The menu design for this release is pretty nice as it uses the overall framing theme that we saw from the cover, with some bright colors, and wraps it around the whole menu while using clips from action and character sequences throughout the majority of it. The bottom has the navigation strip which comes up during the pop-up sequence and it uses larger characters that are done in similar manner to the logo, tying it all together rather well. While I’m not a fan of full clips being used as menus, this one at least brings in some good elements from the logo and series design to work it. The layout is quick and easy to navigate and submenus load quickly, though the discs did not read our players language presets.
The extras for this release continue to be pretty nicely done overall, particularly for English language fans, as we get another cast commentary pieces for two episodes. There’s also the inclusion of the clean opening and closing sequences where appropriate, which this time around accounts for something like nine different sequences overall – which is welcome considering the way some of the endings get a little… unique. This one also gives us something else original as we get a new a pair of new clips that look at the Lamia Scale guild and the Blue Pegasus Guild. It’s not a bad thing per se, but it lacks something to really make it feel like its own piece..
Content: (please note that content portions of a review may contain spoilers)
Fairy Tail bumps things up a bit with this set as it does on occasion where we get fourteen episodes this time around. There’s some dark and mysterious reason for the episode layouts as they go since we’ve had eleven, twelve, thirteen, and fourteen episode count sets over the course of this run – this is the nineteenth set after all. Bringing us up to episode 226, moving firmly into the second series, Fairy Tail has definitely found its rhythm and knows what it is it wants to do. With it being almost six months since the previous set, it’s easy to get a little lost at first with a new set. But the beauty of Fairy Tail is that they really do make it accessible so you can drop in anytime and get your groove on within an episode or two at best.
The big thrust with this set is essentially the first six or so episodes as that brings to conclusion the Celestial Spirit arc that kicked off in the previous set. Lucy’s Celestial Spirits have always been a weird sort of catch-all that could be used in a range of ways, though it has its own Hiro Mashima internal logic and consistency, I’m sure. With them having gone rogue and the gang doing their best in trying to bring them back to their senses, there are a lot of pairing off moments that hit here which are fun to watch. But that’s part of what makes Fairy Tail enjoyable in that superficial way as we get the solid use of action on a regular basis with magic, silliness, and the character archetypes. For most of it, you could almost swap out what you’ve seen in past arcs involving the guild characters and it would play largely the same. But the fun is in seeing how they play and the smoothness of it all.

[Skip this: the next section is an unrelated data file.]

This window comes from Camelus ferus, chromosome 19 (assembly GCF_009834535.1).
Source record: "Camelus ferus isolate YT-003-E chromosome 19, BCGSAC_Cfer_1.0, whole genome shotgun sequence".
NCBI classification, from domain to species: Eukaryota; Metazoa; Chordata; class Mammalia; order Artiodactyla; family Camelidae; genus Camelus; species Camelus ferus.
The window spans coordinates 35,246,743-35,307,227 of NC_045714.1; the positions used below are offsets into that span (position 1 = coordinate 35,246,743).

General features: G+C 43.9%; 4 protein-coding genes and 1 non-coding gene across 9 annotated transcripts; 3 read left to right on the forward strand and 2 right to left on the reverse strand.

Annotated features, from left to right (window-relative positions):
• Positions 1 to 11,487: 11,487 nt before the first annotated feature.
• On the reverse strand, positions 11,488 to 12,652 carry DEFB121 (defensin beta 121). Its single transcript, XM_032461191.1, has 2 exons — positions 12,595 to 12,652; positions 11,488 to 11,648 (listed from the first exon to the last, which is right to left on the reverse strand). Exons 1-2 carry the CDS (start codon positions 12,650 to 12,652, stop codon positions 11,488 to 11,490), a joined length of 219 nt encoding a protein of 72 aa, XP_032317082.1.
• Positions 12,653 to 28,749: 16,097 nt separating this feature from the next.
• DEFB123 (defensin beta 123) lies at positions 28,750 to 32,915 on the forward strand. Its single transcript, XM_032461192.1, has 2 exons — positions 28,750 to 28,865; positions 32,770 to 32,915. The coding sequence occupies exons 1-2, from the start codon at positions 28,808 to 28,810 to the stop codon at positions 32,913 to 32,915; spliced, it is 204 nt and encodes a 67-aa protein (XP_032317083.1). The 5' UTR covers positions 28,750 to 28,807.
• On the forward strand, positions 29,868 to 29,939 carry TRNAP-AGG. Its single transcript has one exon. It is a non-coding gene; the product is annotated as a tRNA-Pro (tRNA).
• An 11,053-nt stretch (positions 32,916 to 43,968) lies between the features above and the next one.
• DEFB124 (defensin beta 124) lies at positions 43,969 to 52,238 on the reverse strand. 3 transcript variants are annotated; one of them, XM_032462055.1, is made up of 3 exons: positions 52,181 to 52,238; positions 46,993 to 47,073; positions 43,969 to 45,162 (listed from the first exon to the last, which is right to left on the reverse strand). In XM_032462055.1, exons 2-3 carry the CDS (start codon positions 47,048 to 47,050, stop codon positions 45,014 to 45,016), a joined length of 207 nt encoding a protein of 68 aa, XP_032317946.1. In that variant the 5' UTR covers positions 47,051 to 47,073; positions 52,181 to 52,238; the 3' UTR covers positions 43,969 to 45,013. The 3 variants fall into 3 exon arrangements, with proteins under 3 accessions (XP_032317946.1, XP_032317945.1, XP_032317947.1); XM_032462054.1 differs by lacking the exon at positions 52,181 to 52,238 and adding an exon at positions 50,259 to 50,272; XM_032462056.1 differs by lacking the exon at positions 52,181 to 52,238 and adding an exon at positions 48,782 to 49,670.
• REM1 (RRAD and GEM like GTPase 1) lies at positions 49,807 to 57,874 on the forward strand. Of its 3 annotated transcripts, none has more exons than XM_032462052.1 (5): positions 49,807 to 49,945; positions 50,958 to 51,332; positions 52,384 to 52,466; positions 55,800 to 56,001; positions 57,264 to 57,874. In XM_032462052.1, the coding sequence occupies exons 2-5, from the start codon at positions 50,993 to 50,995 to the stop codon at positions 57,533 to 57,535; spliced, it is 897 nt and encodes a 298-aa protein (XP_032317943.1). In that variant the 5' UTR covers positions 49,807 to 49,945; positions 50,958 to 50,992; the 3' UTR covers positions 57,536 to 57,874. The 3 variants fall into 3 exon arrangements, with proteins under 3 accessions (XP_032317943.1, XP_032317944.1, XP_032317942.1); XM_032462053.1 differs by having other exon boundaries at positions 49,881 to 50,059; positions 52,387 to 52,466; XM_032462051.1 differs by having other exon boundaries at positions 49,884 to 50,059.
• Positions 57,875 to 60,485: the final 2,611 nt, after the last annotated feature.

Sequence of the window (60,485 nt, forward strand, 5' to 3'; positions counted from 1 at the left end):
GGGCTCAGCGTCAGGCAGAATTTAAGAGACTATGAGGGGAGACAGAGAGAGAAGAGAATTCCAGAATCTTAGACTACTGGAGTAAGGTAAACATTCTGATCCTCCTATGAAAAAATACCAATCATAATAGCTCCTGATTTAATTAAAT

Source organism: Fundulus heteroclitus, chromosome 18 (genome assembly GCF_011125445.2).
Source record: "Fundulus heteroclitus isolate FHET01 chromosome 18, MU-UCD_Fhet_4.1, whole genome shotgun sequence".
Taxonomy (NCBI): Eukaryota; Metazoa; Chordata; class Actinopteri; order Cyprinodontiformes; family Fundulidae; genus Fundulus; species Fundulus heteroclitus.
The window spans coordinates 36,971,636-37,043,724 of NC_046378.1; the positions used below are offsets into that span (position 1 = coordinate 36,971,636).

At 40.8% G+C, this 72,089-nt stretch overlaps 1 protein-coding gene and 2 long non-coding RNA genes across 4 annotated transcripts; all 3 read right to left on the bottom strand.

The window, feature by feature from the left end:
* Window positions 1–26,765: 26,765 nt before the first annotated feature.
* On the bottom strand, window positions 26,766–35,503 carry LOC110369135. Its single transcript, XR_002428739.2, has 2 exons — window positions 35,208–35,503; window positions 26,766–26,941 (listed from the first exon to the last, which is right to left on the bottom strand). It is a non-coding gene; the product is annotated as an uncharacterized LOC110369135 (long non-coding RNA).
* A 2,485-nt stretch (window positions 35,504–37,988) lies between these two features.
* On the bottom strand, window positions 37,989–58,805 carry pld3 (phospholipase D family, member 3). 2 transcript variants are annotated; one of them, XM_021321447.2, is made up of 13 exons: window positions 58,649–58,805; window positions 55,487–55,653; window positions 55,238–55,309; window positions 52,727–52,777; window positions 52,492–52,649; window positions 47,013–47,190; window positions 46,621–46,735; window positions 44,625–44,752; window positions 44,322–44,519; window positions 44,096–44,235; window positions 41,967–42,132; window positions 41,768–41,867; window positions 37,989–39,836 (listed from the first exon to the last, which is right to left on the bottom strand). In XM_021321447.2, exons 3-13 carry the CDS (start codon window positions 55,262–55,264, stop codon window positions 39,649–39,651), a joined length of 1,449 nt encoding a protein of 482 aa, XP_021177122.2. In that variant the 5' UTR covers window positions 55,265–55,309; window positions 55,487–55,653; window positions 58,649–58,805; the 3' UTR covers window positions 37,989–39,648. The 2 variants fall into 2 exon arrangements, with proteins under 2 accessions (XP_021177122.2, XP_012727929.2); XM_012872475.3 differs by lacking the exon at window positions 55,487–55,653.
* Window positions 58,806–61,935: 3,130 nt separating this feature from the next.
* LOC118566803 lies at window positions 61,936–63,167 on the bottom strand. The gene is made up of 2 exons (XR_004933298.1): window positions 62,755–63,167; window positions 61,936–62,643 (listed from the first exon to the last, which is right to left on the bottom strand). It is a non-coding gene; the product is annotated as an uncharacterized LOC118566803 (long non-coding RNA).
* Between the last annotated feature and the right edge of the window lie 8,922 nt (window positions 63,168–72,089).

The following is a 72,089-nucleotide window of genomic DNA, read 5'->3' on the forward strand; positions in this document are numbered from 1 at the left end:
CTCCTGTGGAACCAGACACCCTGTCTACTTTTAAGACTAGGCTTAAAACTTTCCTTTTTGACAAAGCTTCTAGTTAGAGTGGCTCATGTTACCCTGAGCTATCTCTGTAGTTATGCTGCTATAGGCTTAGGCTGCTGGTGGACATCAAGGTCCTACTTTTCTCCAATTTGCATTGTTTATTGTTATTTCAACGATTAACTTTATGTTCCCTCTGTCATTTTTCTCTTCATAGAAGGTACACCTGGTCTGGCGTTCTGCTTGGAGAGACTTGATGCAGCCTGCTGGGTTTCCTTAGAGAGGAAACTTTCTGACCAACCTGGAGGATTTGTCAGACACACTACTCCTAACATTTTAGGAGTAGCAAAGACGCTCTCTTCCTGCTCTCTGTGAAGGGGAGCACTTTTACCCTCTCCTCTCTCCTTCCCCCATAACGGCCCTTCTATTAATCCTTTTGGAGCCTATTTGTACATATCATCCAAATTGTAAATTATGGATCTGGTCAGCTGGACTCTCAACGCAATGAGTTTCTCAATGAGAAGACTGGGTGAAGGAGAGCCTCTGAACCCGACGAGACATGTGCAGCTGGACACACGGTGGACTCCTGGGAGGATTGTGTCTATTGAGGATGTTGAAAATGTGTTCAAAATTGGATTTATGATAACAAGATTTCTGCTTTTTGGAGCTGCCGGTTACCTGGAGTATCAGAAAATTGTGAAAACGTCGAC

Where it has the potential to really have some fun is when they realize they’ve been in the wrong with their approach and they have to go to the Celestial Realm to stop the Spirit King there as he’s the one really causing all the trouble as part of a larger plan. While I really dug the near Miyazaki-like aspect of this, it was the fact that the gang was going into a prolonged battle there that made it exciting. We had that happen before and the gang lost seven years before coming out as though nothing had changed. And the show really, really, fell down hard in capitalizing on that. The potential to do it right this time around with a new leap forward had me interested in seeing of they’d really grab at it. Of course, they find a nice way to save face and cheat a little bit at the end. While the arc wraps up well enough in an all’s well that end’s well and we mostly hit a story reset button, it’s another moment of lost potential. At least they referenced their seven year time skip during this.